Elephant seal pups come with the turning of the season. The first was born Dec. 7, followed by a second a few days later. More are born by the day. Before the end of the breeding season, more than 5,000 new seals will show their faces at Piedras Blancas.
The cold storm didn’t faze them. Two more were born overnight.
Seeing one born is wonderful, watching that new life come into the world. The mother knows what to do, turning to her newborn to bond with it, by scent and by voice. She barks at it, and soon the little one will bark back.
Visitors want to see a baby born. As with all wildlife viewing, patience is the key. Find a likely group of new mothers and those who haven’t yet given birth. Friends of the Elephant Seal docents, in bright blue jackets, can advise on likely candidates. Then settle in. Bring a chair and get comfortable.
Mothers in labor often arch their backs and squirm around in the sand. They may flip so much sand that they dig ditches on both sides of themselves.
Births are on their own schedule. A seal may appear ready to give birth, then roll over and go to sleep. Be patient and alert.
Gulls are a good indicator of a birth. Their superior bird senses show them as soon as a pup pops out. They gather to eat the afterbirth. They keep the beach clean and are nourished, part of the coastal ecosystem.
Mother and pup stay together for about a month, the mother feeding the baby with fat-rich milk. Mothers don’t eat while they are on the beach nursing. They rely on their own blubber resources to make milk. Mothers lose about a third of their body weight during that one short month. That weight loss may be the trigger that nudges them back into the ocean to feed.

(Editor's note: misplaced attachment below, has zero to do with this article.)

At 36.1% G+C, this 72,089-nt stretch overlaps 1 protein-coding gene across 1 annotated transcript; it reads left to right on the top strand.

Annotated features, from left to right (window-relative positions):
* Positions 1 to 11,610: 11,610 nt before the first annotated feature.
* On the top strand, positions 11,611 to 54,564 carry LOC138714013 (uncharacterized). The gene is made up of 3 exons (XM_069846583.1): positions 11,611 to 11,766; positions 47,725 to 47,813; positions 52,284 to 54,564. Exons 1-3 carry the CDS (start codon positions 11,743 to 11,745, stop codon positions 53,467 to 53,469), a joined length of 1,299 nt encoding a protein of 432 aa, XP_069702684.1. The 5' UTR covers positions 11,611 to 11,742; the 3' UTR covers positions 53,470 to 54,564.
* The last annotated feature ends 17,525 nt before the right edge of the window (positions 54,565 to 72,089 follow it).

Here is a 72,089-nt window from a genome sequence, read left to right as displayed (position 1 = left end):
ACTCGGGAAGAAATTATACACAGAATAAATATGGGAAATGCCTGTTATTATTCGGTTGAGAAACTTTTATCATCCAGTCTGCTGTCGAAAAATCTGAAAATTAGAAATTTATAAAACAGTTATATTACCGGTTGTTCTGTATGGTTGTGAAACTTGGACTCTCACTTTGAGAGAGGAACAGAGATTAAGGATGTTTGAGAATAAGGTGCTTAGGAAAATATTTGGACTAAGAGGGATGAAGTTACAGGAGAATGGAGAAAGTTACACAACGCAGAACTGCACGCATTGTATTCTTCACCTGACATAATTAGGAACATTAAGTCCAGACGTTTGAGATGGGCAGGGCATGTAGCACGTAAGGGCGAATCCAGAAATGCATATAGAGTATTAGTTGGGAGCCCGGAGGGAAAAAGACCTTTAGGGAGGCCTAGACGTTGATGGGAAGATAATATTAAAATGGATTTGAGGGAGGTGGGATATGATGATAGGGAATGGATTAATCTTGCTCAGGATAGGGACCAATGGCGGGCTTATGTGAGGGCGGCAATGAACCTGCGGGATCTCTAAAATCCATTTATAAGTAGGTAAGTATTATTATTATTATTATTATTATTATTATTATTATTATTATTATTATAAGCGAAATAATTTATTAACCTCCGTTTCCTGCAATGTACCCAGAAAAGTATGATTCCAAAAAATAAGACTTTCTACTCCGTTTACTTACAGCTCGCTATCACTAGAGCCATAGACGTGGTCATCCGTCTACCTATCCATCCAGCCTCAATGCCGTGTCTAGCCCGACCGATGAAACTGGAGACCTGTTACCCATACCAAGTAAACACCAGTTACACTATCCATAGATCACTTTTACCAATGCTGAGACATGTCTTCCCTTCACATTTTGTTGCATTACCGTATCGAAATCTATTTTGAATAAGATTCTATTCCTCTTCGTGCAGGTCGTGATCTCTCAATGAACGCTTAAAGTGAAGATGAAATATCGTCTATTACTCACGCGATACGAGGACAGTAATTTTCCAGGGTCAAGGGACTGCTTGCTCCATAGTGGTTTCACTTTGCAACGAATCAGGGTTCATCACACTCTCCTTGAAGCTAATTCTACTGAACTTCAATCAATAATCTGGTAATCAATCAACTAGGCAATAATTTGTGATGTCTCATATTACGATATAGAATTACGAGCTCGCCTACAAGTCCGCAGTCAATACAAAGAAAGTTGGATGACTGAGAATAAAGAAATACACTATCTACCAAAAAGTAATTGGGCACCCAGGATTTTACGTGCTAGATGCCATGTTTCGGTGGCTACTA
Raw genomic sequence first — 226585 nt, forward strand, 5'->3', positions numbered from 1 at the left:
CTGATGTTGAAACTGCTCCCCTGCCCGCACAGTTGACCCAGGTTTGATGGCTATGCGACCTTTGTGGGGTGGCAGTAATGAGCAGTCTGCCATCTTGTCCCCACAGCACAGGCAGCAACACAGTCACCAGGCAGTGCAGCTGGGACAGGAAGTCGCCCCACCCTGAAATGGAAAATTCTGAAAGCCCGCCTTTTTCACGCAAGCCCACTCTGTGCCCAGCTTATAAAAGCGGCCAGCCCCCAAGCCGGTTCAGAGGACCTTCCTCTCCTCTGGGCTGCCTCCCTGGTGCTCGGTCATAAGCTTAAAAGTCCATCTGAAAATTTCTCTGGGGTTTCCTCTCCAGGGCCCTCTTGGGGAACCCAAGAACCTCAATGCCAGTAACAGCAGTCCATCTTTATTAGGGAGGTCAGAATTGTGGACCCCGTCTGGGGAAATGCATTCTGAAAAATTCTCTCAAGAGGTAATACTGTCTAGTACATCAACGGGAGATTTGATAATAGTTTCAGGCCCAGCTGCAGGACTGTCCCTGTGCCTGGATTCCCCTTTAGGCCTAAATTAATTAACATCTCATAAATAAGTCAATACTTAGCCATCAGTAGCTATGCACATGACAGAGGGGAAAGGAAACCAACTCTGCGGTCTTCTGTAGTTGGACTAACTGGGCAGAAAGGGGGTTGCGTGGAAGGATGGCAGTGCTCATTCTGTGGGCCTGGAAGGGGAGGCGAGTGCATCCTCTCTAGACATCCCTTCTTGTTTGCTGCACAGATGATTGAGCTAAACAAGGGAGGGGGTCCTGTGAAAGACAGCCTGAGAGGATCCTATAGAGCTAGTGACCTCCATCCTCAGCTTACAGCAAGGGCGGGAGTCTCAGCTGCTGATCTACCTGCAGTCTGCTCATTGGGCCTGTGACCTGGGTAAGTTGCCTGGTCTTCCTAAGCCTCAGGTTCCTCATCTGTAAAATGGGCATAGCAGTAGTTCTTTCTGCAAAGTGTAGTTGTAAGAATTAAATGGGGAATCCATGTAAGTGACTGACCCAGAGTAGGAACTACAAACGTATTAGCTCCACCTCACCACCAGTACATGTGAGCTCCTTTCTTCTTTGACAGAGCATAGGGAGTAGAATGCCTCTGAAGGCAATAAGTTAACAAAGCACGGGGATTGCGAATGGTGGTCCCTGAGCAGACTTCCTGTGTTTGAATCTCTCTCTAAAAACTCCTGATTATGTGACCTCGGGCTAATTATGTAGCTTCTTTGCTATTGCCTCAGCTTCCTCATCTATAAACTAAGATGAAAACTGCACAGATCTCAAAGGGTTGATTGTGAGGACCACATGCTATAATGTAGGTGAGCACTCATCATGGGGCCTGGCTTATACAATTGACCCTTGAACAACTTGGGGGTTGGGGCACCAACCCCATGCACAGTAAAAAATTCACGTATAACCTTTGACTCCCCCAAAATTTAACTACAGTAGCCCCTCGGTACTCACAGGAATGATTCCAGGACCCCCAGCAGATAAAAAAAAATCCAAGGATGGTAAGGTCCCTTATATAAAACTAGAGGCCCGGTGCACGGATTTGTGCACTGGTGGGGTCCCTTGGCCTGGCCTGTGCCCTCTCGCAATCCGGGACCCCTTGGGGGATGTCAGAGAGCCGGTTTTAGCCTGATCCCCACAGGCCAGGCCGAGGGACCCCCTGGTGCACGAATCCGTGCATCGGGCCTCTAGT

An adult bull keeps the peace by being the dominant alpha presiding over his harem. Usually, a threatening eye will drive off less dominant bulls who try to sneak into the group of females and pups. Subdominant bulls are driven by the desire to mate, but females won't be receptive to any bull until they are done nursing and come into estrus.
Bulls may come to blows when one challenges another and doesn’t back down. They fight by bumping chests and tearing at each other with their teeth.
As tempting as it is to get a close-up view of the pups with a drone, don’t do it. It could startle the seals and separate mothers from pups. Maternal-pup separation is the most common cause of pup death. Amateur use of drones is prohibited in the Monterey Bay National Marine Sanctuary, in which the Piedras Blancas rookery is located.
If you witness someone using a drone or otherwise harassing the seals, tell an FES docent or email the office at email@example.com. Their trained volunteers are the eyes and ears of enforcement.
Christine Heinrichs’ column appears the fourth Thursday of each month and is special to The Cambrian.